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Drinking soda rapidly accelerates aging and leads to early death


Soda consumption

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(NaturalNews) Soda, pop, soda pop, coke, whatever you might call it depending on which part of the country you're from, this sugary drink is still by far one of the worst things that you can put into your body, and the research continues to substantiate this claim.

Published in the American Journal of Public Health, this latest study regarding the horrors of soft drinks comes from the University of California, San Francisco, with results disturbing enough to deter anyone from taking another sip of the syrupy, sugar-sweetened beverages.

Attempting to identify whether or not soda speeds up the body's aging process, researchers observed and assessed over 5,300 healthy adults who drank sugar-sweetened beverages, diet soda and fruit juice over a five-year period.

The participants, ages 20 to 65 years old, had no history of diabetes or cardiovascular disease according to the 1999 to 2002 National Health and Nutrition Examination Surveys, scientists say.

Sugary beverages discovered to be even more incredibly unhealthy and dangerous than previously thought, scientists admit


In order to test for a link between sugary drinks and cell aging, researchers compared the participants' beverage consumption with leukocyte telomere length, or the ends of chromosomes. The shorter the telomere, the less a cell can regenerate, indicating accelerated aging and an increased risk of disease and early death, reports CBS San Francisco.

The findings revealed that the more of a certain type of sugary drink the participants consumed, the shorter their telomeres turned out to be.

"This finding is alarming because it suggest[s] that soda may be aging us, in ways we are not even aware of," said one of the study's lead authors, Dr. Elissa Epel, who dedicated five years to the experiment.

The diets of the volunteers were reportedly assessed using 24-hour dietary recalls, while associations were made using multivariate linear regression to document chromosome length. An estimated 21 percent of survey respondents admitted to drinking 20 ounces of soda per day, which by scientist's calculations sheds about four and a half years off their lives.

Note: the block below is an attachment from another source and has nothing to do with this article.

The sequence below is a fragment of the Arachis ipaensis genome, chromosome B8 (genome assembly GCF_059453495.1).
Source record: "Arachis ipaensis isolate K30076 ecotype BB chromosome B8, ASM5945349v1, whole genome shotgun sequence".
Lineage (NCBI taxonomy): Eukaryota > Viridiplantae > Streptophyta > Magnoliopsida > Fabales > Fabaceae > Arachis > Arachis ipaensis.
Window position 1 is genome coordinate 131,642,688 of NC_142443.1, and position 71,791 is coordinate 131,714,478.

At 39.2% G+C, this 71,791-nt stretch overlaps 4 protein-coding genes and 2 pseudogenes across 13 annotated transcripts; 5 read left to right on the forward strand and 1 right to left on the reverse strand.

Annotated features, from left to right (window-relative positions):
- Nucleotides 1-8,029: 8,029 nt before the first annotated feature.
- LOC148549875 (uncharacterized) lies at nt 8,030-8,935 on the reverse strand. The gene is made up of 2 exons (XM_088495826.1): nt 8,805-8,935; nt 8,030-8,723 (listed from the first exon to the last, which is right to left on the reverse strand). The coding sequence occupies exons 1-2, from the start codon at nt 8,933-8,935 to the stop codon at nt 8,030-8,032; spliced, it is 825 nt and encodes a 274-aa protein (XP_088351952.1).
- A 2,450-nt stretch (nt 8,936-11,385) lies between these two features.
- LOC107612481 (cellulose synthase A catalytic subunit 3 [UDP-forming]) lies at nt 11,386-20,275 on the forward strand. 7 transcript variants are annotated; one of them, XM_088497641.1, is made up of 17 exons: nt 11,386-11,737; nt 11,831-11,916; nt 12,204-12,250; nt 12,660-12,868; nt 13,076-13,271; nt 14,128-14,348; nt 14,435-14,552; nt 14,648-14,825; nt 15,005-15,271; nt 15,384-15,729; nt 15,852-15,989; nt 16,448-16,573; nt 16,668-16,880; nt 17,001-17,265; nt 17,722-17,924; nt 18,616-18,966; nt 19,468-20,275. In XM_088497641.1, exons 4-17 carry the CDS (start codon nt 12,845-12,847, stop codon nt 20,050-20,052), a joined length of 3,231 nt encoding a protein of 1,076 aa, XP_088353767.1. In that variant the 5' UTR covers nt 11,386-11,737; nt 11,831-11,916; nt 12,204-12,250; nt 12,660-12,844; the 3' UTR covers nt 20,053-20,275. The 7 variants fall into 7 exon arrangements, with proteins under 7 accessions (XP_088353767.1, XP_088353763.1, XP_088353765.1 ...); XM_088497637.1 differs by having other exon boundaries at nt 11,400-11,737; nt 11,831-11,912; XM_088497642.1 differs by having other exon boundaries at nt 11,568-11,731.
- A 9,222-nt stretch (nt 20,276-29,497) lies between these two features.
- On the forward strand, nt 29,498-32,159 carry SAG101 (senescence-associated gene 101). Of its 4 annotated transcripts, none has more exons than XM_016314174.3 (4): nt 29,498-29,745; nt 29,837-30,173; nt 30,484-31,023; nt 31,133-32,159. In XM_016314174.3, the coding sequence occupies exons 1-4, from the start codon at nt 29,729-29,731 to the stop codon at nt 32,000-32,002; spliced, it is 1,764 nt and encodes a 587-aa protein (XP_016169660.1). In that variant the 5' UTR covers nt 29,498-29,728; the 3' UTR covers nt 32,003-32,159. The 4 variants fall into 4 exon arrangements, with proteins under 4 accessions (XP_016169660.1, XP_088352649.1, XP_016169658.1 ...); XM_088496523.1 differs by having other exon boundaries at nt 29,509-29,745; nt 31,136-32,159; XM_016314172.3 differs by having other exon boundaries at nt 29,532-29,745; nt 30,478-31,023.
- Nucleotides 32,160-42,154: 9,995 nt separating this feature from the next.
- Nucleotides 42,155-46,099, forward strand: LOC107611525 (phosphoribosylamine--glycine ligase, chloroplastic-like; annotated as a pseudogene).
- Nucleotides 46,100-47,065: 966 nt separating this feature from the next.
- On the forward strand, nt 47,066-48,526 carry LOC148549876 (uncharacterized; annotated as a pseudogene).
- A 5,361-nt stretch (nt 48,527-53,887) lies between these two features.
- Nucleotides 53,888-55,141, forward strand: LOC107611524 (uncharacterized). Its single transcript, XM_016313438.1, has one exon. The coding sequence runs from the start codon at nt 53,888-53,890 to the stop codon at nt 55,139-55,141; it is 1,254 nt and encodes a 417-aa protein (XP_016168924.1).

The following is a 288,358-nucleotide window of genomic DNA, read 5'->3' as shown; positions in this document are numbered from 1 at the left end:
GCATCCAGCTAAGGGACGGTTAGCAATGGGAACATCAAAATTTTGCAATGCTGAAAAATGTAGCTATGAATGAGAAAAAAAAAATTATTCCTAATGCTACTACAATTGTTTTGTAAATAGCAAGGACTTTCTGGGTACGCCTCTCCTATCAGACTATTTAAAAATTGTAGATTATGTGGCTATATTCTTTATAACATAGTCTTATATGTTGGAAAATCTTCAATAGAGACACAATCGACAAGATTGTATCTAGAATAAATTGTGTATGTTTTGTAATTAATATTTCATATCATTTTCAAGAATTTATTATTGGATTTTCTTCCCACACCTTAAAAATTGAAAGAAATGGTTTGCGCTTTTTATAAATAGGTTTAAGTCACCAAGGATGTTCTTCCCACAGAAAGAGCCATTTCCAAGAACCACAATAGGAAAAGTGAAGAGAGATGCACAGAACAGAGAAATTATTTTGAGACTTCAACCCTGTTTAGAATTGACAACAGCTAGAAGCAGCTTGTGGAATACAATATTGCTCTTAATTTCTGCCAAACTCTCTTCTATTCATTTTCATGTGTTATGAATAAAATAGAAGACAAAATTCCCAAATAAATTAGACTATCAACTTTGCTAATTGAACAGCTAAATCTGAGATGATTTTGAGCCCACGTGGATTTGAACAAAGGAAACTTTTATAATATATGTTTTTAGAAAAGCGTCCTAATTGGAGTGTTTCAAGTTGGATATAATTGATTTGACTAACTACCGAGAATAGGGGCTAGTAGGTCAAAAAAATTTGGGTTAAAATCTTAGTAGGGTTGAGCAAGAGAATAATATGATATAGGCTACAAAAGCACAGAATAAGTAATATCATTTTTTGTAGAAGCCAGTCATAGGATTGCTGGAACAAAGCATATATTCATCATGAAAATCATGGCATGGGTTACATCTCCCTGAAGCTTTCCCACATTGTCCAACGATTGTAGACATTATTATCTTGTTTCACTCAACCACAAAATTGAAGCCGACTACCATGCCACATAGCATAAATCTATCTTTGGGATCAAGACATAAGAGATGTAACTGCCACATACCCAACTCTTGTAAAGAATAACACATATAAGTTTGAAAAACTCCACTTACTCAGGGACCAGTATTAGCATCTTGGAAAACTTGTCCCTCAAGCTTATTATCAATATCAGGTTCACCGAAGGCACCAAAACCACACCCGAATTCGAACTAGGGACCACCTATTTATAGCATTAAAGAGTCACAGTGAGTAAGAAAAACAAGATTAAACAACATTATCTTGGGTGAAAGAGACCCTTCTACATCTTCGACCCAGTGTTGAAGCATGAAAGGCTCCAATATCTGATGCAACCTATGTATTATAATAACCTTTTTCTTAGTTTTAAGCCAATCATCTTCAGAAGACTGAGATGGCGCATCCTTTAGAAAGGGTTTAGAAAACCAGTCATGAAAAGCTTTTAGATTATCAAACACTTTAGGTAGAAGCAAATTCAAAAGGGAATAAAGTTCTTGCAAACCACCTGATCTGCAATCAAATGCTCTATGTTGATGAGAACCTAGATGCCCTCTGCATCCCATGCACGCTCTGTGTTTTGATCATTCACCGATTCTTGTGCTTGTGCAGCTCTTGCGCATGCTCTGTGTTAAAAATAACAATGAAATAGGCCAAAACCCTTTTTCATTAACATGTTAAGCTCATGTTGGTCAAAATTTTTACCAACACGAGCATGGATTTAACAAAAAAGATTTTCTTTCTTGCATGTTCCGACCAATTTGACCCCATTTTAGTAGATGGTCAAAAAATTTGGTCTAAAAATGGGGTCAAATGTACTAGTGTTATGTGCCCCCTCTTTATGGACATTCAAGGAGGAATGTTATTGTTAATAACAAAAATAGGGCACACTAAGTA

After making adjustments for sociodemographic and health-related characteristics, researchers concluded with 95 percent confidence that sugar-sweetened soda was linked to shorter telomeres in this particular study.

Scientists were unable to draw "significant" connections between consumption of diet sodas and noncarbonated sugar-sweetened beverages with telomere length, according to reports. However, consumption of 100 percent fruit juice was "marginally" associated with slightly longer telomeres.

100 percent fruit drinks could be beneficial to human health, while carbonated sugary sodas are likely detrimental to long-term health

The authors admit that they can't definitively say drinking sugary soda is the cause of shortened telomeres; however, previous studies have proven that drinks containing sugar do appear to accelerate the aging of cells, reports Guardian Liberty Voice.

Regular consumption of sugar-sweetened sodas might influence metabolic disease and development through accelerated cell aging, concludes the researcher's report, indicating that other factors may have contributed to telomere shortening and the onset of disease.

"We think we can get away with drinking lots of soda as long as we are not gaining weight, but this suggests that there is an invisible pathway that leads to accelerated aging, regardless of weight," said Dr. Epel.

An estimated 50 percent of Americans are still drinking sugary beverages daily, while approximately one out of four Americans say they consume at least 200 calories from soda alone, according to the Harvard School of Public Health.

Professor Epel plans to perform another study that will track volunteer's sugary drink habits in "real-time" before comparing the results to cell aging.

Sources:


http://sanfrancisco.cbslocal.com

http://ajph.aphapublications.org

http://guardianlv.com

http://science.naturalnews.com

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